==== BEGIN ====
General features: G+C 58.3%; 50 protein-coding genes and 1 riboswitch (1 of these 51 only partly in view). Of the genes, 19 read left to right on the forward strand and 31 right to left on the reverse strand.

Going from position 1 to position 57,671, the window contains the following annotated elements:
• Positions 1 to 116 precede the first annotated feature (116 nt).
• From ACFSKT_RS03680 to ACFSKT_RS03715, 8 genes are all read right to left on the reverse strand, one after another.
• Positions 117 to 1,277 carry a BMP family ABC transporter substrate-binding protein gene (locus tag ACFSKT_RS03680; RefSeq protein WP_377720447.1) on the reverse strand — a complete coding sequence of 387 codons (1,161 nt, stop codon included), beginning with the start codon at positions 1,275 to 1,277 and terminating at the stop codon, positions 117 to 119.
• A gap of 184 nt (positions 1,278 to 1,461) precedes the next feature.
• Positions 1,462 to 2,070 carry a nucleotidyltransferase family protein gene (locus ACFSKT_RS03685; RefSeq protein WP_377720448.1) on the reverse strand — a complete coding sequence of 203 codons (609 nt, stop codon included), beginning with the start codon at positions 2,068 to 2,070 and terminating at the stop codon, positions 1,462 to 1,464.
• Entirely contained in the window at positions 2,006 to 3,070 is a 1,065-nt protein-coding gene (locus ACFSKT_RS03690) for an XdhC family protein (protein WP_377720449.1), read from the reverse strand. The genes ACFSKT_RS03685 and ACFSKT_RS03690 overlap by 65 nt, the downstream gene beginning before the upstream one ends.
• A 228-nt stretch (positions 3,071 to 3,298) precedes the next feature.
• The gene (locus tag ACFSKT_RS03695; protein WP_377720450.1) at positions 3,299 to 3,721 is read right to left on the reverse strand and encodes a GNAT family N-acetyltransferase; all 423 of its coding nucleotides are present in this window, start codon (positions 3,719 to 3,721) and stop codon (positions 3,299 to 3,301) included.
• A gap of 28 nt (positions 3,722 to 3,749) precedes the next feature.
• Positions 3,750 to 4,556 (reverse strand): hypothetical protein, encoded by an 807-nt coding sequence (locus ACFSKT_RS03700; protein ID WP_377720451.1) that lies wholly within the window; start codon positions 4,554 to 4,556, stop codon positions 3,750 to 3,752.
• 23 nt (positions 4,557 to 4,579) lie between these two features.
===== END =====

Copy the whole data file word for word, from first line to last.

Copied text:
General features: G+C 58.3%; 50 protein-coding genes and 1 riboswitch (1 of these 51 only partly in view). Of the genes, 19 read left to right on the forward strand and 31 right to left on the reverse strand.

Going from position 1 to position 57,671, the window contains the following annotated elements:
• Positions 1 to 116 precede the first annotated feature (116 nt).
• From ACFSKT_RS03680 to ACFSKT_RS03715, 8 genes are all read right to left on the reverse strand, one after another.
• Positions 117 to 1,277 carry a BMP family ABC transporter substrate-binding protein gene (locus tag ACFSKT_RS03680; RefSeq protein WP_377720447.1) on the reverse strand — a complete coding sequence of 387 codons (1,161 nt, stop codon included), beginning with the start codon at positions 1,275 to 1,277 and terminating at the stop codon, positions 117 to 119.
• A gap of 184 nt (positions 1,278 to 1,461) precedes the next feature.
• Positions 1,462 to 2,070 carry a nucleotidyltransferase family protein gene (locus ACFSKT_RS03685; RefSeq protein WP_377720448.1) on the reverse strand — a complete coding sequence of 203 codons (609 nt, stop codon included), beginning with the start codon at positions 2,068 to 2,070 and terminating at the stop codon, positions 1,462 to 1,464.
• Entirely contained in the window at positions 2,006 to 3,070 is a 1,065-nt protein-coding gene (locus ACFSKT_RS03690) for an XdhC family protein (protein WP_377720449.1), read from the reverse strand. The genes ACFSKT_RS03685 and ACFSKT_RS03690 overlap by 65 nt, the downstream gene beginning before the upstream one ends.
• A 228-nt stretch (positions 3,071 to 3,298) precedes the next feature.
• The gene (locus tag ACFSKT_RS03695; protein WP_377720450.1) at positions 3,299 to 3,721 is read right to left on the reverse strand and encodes a GNAT family N-acetyltransferase; all 423 of its coding nucleotides are present in this window, start codon (positions 3,719 to 3,721) and stop codon (positions 3,299 to 3,301) included.
• A gap of 28 nt (positions 3,722 to 3,749) precedes the next feature.
• Positions 3,750 to 4,556 (reverse strand): hypothetical protein, encoded by an 807-nt coding sequence (locus ACFSKT_RS03700; protein ID WP_377720451.1) that lies wholly within the window; start codon positions 4,554 to 4,556, stop codon positions 3,750 to 3,752.
• 23 nt (positions 4,557 to 4,579) lie between these two features.